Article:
But to all who did receive Him [Jesus], who believed in His name, He gave the right to become children of God,
John 1:12

See what kind of love the Father has given to us, that we should be called children of God; and so we are.
1 John 3:1

For you did not receive the spirit of slavery to fall back into fear, but you have received the Spirit of adoption as sons, by whom we cry, “Abba! Father!”
Romans 8:15

For we are His workmanship, created in Christ Jesus for good works, which God prepared beforehand, that we should walk in them.
Ephesians 2:10

Just in these four verses, we discover that as Christ followers we are given the right to become Children of God. We find that this identity as Children of God is a direct outgrowth of the love of God the Father. We discover that because of this love from our Father in Heaven, we have nothing to fear. We also see that this same loving Father considers us His workmanship or His pride and joy if you will.

The identity of being a “Child of God” is so much more than “Failure.”

I think that some of the issues come about because we have forgotten something. We are in a long marathon called life, and our end goal is one thing, honour God. Stumbling will happen, and sometimes it happens a lot.

In Acts 20:24, the Apostle Paul speaks to this race. Paraphrasing his words he simply says, “doesn’t matter how much I get hurt in the process, as long as when I die I’ve done what God has called me to do, I’m good.” While speaking to Timothy, someone who was like a son to Paul, he says…

 I have fought the good fight, I have finished the race, I have kept the faith.
2 Timothy 4:7

But how? How did Paul do it? He went through so much in his life, how did he manage to get past the false identity of “I am a Failure?” I believe we see a glimmer of the answer in one of his letters to the church of Corinth when he was speaking about an ongoing issue, a “thorn in his side.”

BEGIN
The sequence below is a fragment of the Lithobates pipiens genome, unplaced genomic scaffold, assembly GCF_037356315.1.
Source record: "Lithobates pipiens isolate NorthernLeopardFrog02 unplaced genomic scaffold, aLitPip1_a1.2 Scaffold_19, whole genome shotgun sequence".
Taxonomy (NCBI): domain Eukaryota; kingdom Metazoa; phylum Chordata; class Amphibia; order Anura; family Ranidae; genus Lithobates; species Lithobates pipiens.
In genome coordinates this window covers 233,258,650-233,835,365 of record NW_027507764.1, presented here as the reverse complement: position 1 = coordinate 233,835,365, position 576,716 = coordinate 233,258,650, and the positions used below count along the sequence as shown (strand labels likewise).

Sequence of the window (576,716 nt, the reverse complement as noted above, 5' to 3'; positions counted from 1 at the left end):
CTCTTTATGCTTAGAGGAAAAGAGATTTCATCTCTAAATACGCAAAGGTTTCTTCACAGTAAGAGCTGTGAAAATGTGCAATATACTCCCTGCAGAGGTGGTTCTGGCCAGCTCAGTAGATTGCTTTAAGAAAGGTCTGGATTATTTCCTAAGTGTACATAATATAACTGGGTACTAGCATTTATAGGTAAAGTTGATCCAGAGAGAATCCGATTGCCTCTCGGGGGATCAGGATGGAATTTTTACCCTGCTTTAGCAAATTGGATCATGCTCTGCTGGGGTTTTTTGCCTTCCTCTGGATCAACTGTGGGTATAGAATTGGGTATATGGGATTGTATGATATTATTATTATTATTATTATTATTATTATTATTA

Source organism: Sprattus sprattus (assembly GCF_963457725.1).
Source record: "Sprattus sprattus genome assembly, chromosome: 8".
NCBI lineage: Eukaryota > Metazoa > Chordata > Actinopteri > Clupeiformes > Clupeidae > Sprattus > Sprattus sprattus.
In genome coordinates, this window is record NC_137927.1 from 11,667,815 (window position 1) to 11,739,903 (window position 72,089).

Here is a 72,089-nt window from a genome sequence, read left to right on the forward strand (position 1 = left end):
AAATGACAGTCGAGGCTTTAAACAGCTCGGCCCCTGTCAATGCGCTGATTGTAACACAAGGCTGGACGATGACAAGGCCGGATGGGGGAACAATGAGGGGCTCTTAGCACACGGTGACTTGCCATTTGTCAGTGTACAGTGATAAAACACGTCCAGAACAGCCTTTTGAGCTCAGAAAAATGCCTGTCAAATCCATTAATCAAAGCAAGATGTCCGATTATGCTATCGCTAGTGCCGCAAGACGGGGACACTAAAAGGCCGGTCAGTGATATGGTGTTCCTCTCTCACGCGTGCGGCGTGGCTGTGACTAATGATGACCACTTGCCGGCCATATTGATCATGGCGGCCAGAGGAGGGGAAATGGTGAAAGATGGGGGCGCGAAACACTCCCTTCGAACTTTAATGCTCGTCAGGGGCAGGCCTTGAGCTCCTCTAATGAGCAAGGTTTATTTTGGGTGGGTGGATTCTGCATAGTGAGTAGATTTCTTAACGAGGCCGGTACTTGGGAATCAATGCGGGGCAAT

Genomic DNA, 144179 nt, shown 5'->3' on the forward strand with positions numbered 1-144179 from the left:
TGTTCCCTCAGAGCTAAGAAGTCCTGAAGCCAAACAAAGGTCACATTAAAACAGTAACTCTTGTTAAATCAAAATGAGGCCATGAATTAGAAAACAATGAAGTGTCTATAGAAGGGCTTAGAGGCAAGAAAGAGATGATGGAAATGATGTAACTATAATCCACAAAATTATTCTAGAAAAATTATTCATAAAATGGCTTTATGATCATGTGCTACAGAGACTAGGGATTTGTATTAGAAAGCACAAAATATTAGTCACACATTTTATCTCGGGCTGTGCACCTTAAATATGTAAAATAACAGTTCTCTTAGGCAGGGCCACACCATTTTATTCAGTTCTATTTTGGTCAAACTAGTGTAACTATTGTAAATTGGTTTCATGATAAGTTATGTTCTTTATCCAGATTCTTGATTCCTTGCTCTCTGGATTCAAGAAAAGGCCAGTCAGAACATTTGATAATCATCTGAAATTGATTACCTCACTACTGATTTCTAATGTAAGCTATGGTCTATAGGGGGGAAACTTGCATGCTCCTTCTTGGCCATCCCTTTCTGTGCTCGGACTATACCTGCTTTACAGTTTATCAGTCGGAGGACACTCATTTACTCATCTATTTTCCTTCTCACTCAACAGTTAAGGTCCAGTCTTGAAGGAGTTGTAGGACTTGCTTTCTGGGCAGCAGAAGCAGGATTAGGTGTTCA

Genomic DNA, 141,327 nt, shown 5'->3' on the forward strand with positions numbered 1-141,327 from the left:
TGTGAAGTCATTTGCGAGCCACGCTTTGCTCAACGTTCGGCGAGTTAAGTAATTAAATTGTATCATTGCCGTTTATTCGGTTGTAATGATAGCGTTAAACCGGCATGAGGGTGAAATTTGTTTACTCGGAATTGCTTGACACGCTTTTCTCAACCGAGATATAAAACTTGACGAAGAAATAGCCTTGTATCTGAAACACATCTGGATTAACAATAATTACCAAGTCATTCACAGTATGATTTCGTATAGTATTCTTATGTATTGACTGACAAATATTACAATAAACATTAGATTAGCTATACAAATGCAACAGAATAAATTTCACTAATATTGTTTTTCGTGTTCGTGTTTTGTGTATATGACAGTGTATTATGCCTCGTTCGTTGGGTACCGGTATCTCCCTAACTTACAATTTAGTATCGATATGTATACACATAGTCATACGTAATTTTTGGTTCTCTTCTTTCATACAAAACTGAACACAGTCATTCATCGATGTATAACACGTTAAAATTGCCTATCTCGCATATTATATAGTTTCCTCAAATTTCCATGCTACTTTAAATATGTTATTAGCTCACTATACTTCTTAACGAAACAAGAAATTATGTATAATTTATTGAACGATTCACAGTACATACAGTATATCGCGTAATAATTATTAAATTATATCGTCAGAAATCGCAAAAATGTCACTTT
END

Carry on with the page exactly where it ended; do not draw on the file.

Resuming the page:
But he said to me, “My [The Lord’s] grace is sufficient for you, for my power is made perfect in weakness.” Therefore I will boast all the more gladly of my weaknesses, so that the power of Christ may rest upon me.
2 Corinthians 12:9

Paul understood the principle of allowing God to work through his weakness to do so much more than he could ever imagine.  Whatever this thorn in his side was, it was something that brought him to a moment where everything faded away, and it was just the thorn. A thorn that was telling him that he couldn’t go on, that he was a failure, and that he should give up.  But when that thorn kicked in, he did the mightiest thing he could do. He leaned into the Lord.  He probably took a moment to remind himself of who God was and what God said he was.

Dear reader, I have no idea who you are or what you’re going through right now.  But I do know this, you’re not a failure. You are a child of God. You are a son/daughter of the creator of the universe. You are a precious and dear child to Him. His incredible love has given you the ability to carry that identity.  Don’t give up. Don’t surrender to the lies. I know it’s hard. But when that thorn in your flesh starts to rise up, take a moment, lean into the Lord, and remind yourself of who you a really are.

No, it doesn’t change your situation, but it does change your perception of the situation. It does place you in a better place to navigate things and do what needs to be done. Stay devoted to Him, walk in His peace, walk in His love.